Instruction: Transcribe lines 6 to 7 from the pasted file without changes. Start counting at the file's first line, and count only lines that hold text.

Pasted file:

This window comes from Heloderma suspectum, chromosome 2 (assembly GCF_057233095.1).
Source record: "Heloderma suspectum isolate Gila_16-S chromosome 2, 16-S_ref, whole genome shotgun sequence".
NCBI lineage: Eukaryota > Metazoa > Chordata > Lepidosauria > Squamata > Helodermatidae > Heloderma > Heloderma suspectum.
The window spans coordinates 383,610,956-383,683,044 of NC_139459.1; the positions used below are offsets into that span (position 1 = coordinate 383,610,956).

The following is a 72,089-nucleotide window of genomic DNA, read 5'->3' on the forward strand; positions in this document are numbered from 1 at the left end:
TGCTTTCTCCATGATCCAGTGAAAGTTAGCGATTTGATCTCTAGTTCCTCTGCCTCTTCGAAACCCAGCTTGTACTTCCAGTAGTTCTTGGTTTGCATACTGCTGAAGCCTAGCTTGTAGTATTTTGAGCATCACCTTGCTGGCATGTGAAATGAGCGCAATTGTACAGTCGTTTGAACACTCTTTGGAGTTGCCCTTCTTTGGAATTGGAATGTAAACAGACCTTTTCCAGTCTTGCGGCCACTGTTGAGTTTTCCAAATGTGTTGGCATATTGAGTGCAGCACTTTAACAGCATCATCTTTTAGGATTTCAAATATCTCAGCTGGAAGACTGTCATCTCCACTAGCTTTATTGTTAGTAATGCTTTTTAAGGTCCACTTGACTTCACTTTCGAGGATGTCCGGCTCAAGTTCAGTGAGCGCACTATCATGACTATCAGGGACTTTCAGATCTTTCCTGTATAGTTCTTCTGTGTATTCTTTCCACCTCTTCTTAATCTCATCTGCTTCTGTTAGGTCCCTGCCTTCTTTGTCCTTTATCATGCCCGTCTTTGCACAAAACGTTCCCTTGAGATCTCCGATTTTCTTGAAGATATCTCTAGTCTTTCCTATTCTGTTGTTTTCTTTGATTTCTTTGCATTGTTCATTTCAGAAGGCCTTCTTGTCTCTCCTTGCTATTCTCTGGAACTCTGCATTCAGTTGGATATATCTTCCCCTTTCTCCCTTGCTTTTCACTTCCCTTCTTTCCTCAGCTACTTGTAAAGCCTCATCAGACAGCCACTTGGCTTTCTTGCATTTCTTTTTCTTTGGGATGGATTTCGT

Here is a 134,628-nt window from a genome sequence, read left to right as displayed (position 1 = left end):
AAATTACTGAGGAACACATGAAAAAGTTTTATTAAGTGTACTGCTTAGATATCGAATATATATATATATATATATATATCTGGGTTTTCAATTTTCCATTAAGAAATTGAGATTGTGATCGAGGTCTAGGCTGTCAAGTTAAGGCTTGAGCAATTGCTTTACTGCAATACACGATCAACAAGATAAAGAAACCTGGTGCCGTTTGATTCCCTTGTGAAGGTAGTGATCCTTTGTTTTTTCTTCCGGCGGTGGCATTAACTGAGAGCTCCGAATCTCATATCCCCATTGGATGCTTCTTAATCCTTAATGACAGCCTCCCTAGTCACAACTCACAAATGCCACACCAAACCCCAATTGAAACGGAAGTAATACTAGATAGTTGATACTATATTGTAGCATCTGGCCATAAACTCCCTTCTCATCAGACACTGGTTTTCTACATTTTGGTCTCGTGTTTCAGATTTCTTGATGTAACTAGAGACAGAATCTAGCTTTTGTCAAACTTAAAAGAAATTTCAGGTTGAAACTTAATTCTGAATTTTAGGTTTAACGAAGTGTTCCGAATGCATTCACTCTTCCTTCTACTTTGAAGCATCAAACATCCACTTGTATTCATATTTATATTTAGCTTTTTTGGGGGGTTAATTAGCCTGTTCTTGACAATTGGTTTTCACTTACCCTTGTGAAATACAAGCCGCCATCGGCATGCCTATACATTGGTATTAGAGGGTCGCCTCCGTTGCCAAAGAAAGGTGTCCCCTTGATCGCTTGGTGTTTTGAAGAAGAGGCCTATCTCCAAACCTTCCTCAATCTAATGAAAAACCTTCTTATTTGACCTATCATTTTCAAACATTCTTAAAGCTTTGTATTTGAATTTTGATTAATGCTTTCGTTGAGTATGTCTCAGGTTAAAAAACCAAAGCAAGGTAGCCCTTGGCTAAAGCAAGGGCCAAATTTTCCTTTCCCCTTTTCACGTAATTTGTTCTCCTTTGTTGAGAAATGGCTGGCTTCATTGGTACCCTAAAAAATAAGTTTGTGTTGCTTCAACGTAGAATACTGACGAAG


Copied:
TGCTTTCTCCATGATCCAGTGAAAGTTAGCGATTTGATCTCTAGTTCCTCTGCCTCTTCGAAACCCAGCTTGTACTTCCAGTAGTTCTTGGTTTGCATACTGCTGAAGCCTAGCTTGTAGTATTTTGAGCATCACCTTGCTGGCATGTGAAATGAGCGCAATTGTACAGTCGTTTGAACACTCTTTGGAGTTGCCCTTCTTTGGAATTGGAATGTAAACAGACCTTTTCCAGTCTTGCGGCCACTGTTGAGTTTTCCAAATGTGTTGGCATATTGAGTGCAGCACTTTAACAGCATCATCTTTTAGGATTTCAAATATCTCAGCTGGAAGACTGTCATCTCCACTAGCTTTATTGTTAGTAATGCTTTTTAAGGTCCACTTGACTTCACTTTCGAGGATGTCCGGCTCAAGTTCAGTGAGCGCACTATCATGACTATCAGGGACTTTCAGATCTTTCCTGTATAGTTCTTCTGTGTATTCTTTCCACCTCTTCTTAATCTCATCTGCTTCTGTTAGGTCCCTGCCTTCTTTGTCCTTTATCATGCCCGTCTTTGCACAAAACGTTCCCTTGAGATCTCCGATTTTCTTGAAGATATCTCTAGTCTTTCCTATTCTGTTGTTTTCTTTGATTTCTTTGCATTGTTCATTTCAGAAGGCCTTCTTGTCTCTCCTTGCTATTCTCTGGAACTCTGCATTCAGTTGGATATATCTTCCCCTTTCTCCCTTGCTTTTCACTTCCCTTCTTTCCTCAGCTACTTGTAAAGCCTCATCAGACAGCCACTTGGCTTTCTTGCATTTCTTTTTCTTTGGGATGGATTTCGT

Here is a 134,628-nt window from a genome sequence, read left to right as displayed (position 1 = left end):